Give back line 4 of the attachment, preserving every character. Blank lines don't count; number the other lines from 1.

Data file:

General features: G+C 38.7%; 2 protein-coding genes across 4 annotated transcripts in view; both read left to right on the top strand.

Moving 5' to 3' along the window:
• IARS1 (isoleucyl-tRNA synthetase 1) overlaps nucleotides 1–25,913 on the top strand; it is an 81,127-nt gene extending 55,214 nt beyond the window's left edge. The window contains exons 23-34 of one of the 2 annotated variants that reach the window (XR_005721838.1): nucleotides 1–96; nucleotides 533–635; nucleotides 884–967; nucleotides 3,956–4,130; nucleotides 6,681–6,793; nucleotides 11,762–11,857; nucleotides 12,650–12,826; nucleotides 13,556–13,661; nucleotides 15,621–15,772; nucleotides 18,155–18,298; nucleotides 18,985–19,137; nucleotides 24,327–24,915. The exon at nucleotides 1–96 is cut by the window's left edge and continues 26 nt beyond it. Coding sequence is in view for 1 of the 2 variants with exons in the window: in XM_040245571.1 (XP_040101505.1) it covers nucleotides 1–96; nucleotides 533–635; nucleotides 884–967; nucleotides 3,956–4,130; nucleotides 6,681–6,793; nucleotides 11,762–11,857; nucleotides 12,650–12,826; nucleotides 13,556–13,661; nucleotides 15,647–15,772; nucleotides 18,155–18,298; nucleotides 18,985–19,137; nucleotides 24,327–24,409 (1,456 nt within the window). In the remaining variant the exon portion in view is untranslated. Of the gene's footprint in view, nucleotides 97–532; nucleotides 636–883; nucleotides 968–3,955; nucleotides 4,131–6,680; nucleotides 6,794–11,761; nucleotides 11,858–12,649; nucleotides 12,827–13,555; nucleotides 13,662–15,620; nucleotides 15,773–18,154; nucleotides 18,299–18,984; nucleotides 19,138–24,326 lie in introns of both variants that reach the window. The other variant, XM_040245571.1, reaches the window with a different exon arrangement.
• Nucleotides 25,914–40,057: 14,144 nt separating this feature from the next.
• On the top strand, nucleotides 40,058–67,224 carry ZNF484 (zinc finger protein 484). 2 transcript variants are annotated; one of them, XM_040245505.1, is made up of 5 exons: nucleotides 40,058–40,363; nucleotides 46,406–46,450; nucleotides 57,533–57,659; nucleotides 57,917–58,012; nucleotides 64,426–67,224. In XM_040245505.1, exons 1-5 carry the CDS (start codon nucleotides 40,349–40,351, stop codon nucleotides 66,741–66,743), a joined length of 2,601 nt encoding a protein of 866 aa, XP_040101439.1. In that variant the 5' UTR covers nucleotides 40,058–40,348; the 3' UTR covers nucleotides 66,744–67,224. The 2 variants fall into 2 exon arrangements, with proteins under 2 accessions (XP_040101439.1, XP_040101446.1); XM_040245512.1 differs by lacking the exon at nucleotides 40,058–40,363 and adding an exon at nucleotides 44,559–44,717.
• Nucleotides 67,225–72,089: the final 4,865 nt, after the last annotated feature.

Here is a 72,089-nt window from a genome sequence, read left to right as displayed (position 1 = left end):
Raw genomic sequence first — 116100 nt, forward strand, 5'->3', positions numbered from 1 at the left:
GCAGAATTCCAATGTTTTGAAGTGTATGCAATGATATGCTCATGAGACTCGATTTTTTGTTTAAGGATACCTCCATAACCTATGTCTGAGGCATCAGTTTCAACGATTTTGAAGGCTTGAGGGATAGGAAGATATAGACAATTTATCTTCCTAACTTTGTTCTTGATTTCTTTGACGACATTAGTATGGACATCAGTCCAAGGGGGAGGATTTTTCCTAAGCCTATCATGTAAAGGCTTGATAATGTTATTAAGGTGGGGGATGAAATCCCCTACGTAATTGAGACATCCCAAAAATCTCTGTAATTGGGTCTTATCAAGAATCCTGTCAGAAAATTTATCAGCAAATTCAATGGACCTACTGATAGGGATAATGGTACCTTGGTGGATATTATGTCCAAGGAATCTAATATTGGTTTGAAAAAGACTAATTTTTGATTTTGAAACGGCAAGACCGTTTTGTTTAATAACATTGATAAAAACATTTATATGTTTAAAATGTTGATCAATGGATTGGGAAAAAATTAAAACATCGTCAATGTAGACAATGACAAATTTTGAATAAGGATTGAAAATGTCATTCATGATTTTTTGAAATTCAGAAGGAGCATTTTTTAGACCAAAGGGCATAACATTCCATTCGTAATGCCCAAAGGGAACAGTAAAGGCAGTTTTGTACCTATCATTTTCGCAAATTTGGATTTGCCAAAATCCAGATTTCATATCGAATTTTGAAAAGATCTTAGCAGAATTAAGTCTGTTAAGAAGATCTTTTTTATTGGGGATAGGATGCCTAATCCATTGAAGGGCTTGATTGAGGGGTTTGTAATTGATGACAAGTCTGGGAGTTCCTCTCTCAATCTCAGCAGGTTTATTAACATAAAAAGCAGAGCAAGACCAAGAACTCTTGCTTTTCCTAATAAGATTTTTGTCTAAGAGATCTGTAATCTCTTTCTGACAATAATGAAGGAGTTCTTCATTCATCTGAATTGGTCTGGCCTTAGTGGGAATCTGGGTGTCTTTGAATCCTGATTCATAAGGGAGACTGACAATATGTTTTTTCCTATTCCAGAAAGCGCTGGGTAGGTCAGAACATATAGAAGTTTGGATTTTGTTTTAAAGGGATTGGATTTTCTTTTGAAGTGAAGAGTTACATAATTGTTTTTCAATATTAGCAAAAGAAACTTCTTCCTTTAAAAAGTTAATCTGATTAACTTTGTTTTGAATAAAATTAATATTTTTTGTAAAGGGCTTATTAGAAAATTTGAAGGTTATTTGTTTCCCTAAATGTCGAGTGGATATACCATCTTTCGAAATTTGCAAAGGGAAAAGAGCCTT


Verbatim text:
• Nucleotides 25,914–40,057: 14,144 nt separating this feature from the next.